By Rav Aryeh Z. Ginzberg
Chofetz Chaim Torah Center
With the summer season behind us, the turning of the pages of the calendar reminds us of the approaching Yemei HaDin, and we look forward to things going back to the way they were before the summer.
For Yidden the world over, that can never happen. Following a summer like the one we just experienced, life cannot (and should not) return to the way it was. We are not the same as a k’lal, nor are we the same as individuals. In describing the world in the days preceding Mashiach’s arrival, Chazal explain that major world events will unfold without respite. Before we have the time or ability to absorb the ramifications of one event, another, yet more shocking one, will take place.
When I reflect upon the rapid succession of events this summer, particularly in Eretz Yisrael, it is indeed overwhelming. The number of fathers, mothers, siblings, and children that have spent part of their summer participating in a shivah house is heart-rending. And this is not just in Eretz Yisrael. My friend Reb Yanky Meyer from Misaskim told me it has been the busiest summer for them since they began as an organization. A rosh kollel from Europe visiting my home during his annual summer fundraising trip shared the same troubling facts from his city and community.
At several speaking engagements this summer, the same topic was suggested: Why aren’t the tefillos of Klal Yisrael being accepted? A united Klal Yisrael stormed Shamayim with tefillos for Eyal, Naftali, and Gilad, z’l, without success. The tefillos were from every community and transcended communal differences. Even a prison chaplain shared with me that in the state facility that he services, a group of religious inmates received special permission to gather at night for a group Tehillim for these young kedoshim. Yet it was all unsuccessful, at least from the limited perspective that we have.
Last week, at an Elul awareness presentation at a local yeshiva high school, again the elephant in the room was the question, Why didn’t all our tefillos for Aharon Sofer, z’l, the yeshiva student missing in the Jerusalem forest, make a difference in the tragic outcome?
Hashem’s ways are hidden from us. Why did we lose the three young kedoshim, the young man from Lakewood, over 70 korbanos from this summer’s war in Gaza, six children in various communities who were taken from us in different types of accidents over the summer months, and the Jewish journalist killed in such a horrific and brutal fashion just days ago? The explanations for these painful events, which all took place in the span of a few weeks while many of us were enjoying the relaxed summertime vacation atmosphere, is beyond all human comprehension.
There is one factor that is sorely lacking that needs to be analyzed and addressed. And that is our lack of ability to shed any tears when we see and hear about such overwhelming tragedies, one after the other. Chazal say that even when the gates of tefillah are closed to us, the gates of dema’os, tears, are never closed. The Gemara in Berachos (32b) states in the name of Rav Elazar that from the time of the destruction of the Beis HaMikdash, the sha’arei tefillah are closed, but the sha’arei dema’os are not. The Chazon Ish, zt’l, would often advise people who came to him frustrated that their tefillos were not helping that there is such a thing as a tefillas shav, a fruitless tefillah, but there is never a dem’a shav, a tear shed in vain.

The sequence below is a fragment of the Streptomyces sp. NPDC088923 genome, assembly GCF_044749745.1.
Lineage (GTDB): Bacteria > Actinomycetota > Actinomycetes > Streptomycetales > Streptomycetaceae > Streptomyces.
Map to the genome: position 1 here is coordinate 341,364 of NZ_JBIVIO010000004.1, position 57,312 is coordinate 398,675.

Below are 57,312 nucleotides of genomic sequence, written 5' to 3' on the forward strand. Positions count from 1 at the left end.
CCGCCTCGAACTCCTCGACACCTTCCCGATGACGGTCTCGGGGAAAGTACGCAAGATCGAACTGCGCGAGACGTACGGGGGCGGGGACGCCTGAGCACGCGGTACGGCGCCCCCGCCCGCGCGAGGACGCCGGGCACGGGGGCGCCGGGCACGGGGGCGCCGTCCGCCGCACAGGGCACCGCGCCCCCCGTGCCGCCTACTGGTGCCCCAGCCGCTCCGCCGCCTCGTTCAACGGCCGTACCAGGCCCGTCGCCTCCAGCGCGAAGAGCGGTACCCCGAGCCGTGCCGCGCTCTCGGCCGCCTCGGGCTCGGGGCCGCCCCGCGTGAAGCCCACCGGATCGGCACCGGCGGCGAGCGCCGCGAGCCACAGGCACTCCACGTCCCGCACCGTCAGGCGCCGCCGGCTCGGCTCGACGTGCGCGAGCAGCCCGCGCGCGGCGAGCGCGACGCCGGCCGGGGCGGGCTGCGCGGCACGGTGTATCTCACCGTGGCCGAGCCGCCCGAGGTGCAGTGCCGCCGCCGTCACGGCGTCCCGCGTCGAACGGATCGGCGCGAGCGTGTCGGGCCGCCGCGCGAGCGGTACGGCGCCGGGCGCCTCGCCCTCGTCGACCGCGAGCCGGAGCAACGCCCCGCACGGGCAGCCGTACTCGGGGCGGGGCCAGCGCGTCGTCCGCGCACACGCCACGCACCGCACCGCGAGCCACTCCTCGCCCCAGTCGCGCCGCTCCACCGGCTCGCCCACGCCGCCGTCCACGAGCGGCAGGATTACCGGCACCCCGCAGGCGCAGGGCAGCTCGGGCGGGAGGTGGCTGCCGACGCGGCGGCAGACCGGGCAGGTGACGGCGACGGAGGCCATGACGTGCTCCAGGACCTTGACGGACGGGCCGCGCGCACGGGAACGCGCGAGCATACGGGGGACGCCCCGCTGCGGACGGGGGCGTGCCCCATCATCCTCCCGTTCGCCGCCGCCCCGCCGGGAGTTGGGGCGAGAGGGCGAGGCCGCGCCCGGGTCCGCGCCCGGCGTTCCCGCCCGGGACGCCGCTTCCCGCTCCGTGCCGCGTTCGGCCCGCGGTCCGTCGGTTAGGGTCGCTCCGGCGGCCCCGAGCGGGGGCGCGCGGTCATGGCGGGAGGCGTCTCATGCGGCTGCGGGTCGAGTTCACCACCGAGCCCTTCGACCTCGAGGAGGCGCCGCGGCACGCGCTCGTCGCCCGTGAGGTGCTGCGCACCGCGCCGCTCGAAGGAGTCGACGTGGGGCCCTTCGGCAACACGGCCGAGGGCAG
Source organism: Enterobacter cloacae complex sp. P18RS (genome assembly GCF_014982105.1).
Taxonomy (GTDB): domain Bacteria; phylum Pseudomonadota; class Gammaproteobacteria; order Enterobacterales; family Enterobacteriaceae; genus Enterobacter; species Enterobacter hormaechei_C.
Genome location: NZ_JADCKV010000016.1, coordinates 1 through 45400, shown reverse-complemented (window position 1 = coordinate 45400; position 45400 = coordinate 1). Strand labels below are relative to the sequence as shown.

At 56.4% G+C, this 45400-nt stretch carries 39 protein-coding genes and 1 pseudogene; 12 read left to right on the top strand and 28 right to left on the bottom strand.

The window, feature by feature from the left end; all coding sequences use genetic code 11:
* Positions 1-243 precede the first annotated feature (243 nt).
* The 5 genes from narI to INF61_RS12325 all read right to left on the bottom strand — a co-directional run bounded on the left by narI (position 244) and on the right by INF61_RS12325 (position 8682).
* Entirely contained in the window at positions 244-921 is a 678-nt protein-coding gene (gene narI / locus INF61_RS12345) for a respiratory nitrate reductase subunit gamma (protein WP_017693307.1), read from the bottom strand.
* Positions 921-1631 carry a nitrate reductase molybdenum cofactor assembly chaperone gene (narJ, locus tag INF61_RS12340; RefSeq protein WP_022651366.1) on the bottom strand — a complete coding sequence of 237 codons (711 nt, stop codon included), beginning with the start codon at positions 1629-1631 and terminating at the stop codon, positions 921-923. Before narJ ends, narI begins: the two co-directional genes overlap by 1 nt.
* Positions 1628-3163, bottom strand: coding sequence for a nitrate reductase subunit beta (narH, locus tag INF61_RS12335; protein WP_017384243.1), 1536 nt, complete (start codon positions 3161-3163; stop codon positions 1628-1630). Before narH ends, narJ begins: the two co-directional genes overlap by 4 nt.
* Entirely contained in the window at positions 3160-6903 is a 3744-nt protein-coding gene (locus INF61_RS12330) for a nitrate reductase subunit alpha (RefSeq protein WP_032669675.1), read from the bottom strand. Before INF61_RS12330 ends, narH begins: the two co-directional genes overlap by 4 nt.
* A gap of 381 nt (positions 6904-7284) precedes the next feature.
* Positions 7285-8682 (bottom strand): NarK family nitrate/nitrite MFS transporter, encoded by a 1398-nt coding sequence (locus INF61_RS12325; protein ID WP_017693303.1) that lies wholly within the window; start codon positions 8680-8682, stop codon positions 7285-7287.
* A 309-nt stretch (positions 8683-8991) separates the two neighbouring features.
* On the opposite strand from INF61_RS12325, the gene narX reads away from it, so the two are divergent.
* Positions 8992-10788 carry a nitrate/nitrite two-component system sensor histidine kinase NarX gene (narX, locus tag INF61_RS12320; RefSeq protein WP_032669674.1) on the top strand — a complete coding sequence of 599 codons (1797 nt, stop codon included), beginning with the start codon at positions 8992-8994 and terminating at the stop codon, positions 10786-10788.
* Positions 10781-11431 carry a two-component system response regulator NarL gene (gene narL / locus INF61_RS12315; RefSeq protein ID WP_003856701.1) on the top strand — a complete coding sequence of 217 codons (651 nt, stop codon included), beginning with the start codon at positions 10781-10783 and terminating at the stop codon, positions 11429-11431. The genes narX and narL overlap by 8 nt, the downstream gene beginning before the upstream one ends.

Elul is a time of introspection. Perhaps the way to start is to look back at the past two months, with all the difficulties Klal Yisrael faced, with all the pain and loss for so many of acheinu Bnei Yisrael, with all the tefillos that we recited. Did even one small tear drop from our eyes? Rav Shamshon Raphael Hirsch explains that tears are the sweat of the neshamah. Did our individual and collective neshamah shed even one tear for a fellow Jew?
When I shared this idea with one of my audiences, their response was that we have lost the ability to cry today. This may be tragically so, but why have we? I recall the now famous story that Rav Lau, shlita, had related over the years, of his encounter with Rabbi Herschel Schacter, a chaplain in the U.S. Army who was present at the liberation of the concentration camp in which the young inmate had spent several years. When Rabbi Schacter saw the young boy, he began to cry and asked him how old he was. The young boy, later to become the Chief Ashkenazic Rabbi of Israel, responded, “I am older than you.” When Rabbi Schacter asked him to explain, he responded, “Because you are crying and I no longer have the ability to laugh or cry. So who is really older?”
We have read the story of Rav Lau’s childhood in the Nazi concentration camps and can understand full well why he could no longer cry at that time. Parenthetically, more than half a century later, almost every time I hear the eloquent Rav Lau speak about the tzaros of Klal Yisrael, he can’t stop crying. Clearly his feeling for another Jew’s pain causes the tears of his soul to pour forth.
What about the rest of us? Why have we been able to live through so much Yiddishe pain this past summer? Why can we spend so much time in prayer, yet we cannot bring ourselves to shed even one tear during all that time?
With the Yamim Nora’im rapidly approaching, it’s something to think about. It’s something to cry about.

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